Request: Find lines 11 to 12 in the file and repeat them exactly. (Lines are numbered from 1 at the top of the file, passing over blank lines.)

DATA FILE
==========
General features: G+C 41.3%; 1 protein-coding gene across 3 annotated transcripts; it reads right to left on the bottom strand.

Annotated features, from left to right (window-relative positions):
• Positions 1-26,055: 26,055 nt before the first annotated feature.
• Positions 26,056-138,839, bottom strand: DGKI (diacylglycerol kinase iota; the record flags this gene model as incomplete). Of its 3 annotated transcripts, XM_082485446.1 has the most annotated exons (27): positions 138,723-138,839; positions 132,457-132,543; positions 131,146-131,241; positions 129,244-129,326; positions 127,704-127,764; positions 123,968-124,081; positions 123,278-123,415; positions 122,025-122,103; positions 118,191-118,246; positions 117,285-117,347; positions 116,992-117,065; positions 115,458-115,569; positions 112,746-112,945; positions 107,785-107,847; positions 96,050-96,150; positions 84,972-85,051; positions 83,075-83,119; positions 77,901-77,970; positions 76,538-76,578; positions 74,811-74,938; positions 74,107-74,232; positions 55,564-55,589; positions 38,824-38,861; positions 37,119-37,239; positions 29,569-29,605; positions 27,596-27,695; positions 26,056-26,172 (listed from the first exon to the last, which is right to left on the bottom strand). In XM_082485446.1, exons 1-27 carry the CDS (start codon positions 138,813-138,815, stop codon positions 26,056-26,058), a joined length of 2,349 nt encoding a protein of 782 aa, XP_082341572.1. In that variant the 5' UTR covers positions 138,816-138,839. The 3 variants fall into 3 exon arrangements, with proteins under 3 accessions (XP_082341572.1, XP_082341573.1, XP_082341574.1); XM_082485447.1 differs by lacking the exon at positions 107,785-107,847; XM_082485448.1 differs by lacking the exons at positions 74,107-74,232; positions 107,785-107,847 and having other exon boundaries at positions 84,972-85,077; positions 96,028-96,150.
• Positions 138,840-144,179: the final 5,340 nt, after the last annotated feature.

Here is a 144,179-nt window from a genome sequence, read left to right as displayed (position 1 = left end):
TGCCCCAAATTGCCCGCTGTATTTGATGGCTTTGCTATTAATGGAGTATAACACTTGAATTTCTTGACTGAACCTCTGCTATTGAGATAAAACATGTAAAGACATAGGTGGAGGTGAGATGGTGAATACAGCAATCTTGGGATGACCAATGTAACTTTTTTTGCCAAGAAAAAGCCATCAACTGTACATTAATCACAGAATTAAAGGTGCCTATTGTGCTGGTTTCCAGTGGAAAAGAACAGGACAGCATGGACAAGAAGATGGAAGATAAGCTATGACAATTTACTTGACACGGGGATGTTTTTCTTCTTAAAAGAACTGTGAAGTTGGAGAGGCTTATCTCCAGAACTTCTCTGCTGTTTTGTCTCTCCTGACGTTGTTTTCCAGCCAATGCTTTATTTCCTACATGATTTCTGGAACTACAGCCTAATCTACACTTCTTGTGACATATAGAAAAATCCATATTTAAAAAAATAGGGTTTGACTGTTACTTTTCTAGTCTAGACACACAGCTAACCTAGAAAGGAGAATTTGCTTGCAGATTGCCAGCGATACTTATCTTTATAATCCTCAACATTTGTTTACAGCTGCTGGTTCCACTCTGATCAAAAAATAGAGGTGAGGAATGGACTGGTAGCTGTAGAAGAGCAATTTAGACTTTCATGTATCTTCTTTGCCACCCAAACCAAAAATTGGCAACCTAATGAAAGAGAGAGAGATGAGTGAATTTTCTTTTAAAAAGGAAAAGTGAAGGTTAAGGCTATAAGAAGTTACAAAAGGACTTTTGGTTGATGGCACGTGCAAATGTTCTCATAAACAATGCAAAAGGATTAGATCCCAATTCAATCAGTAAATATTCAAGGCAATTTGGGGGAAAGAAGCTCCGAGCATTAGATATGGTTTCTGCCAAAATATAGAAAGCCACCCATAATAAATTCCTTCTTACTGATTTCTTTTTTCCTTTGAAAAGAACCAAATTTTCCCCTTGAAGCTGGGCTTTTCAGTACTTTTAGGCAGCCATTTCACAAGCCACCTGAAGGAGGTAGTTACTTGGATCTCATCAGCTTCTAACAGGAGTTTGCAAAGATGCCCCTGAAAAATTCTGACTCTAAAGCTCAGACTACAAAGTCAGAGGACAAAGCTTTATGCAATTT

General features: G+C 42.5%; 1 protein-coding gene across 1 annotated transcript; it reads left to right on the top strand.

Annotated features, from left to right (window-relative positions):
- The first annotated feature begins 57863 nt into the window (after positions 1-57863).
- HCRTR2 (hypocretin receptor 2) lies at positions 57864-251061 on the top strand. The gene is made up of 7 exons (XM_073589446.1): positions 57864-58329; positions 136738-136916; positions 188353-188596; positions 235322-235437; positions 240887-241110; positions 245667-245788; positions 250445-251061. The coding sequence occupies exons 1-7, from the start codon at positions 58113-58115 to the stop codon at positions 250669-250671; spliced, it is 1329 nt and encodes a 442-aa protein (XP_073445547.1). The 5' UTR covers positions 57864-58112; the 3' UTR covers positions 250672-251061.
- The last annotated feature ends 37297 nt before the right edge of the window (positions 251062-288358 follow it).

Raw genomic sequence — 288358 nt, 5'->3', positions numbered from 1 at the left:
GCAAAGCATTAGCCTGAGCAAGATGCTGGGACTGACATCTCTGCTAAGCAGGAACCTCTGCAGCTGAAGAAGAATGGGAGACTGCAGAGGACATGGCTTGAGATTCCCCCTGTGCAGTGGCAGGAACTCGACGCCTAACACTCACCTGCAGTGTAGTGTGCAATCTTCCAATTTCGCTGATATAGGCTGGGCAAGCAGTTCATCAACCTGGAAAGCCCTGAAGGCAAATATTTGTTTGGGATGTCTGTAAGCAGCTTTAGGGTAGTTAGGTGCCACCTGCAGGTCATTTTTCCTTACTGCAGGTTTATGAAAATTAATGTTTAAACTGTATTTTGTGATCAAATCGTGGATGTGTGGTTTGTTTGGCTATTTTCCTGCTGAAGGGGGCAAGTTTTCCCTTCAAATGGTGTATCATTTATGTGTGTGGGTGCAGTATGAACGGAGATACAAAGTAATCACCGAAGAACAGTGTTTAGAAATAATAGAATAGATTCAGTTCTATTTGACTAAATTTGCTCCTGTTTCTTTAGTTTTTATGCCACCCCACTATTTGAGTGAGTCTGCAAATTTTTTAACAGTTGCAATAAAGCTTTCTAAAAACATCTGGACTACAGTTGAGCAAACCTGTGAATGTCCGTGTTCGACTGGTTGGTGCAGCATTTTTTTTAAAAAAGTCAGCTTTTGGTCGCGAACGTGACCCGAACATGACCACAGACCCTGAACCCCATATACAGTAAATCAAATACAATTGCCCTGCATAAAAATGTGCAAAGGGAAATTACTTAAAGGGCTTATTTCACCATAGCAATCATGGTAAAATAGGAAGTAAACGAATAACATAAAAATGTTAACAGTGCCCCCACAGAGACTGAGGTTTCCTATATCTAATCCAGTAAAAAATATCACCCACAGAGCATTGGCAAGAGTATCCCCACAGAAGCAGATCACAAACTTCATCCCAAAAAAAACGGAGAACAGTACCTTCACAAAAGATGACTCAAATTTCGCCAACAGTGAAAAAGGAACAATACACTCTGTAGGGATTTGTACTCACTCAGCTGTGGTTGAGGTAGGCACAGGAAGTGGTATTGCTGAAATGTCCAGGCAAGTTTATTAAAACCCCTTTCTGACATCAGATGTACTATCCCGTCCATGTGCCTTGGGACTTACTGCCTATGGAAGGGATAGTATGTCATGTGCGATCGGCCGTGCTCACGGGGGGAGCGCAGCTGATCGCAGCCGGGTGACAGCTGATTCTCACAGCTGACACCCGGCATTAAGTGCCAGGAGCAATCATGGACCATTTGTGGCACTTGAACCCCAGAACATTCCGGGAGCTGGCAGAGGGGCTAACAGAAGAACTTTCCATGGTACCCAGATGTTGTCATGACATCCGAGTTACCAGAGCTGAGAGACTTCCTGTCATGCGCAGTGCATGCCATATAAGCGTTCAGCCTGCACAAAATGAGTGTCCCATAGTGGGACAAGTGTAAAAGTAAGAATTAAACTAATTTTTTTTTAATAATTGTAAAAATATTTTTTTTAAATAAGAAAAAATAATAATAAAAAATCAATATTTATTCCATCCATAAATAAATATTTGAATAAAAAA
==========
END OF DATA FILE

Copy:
- HCRTR2 (hypocretin receptor 2) lies at positions 57864-251061 on the top strand. The gene is made up of 7 exons (XM_073589446.1): positions 57864-58329; positions 136738-136916; positions 188353-188596; positions 235322-235437; positions 240887-241110; positions 245667-245788; positions 250445-251061. The coding sequence occupies exons 1-7, from the start codon at positions 58113-58115 to the stop codon at positions 250669-250671; spliced, it is 1329 nt and encodes a 442-aa protein (XP_073445547.1). The 5' UTR covers positions 57864-58112; the 3' UTR covers positions 250672-251061.
- The last annotated feature ends 37297 nt before the right edge of the window (positions 251062-288358 follow it).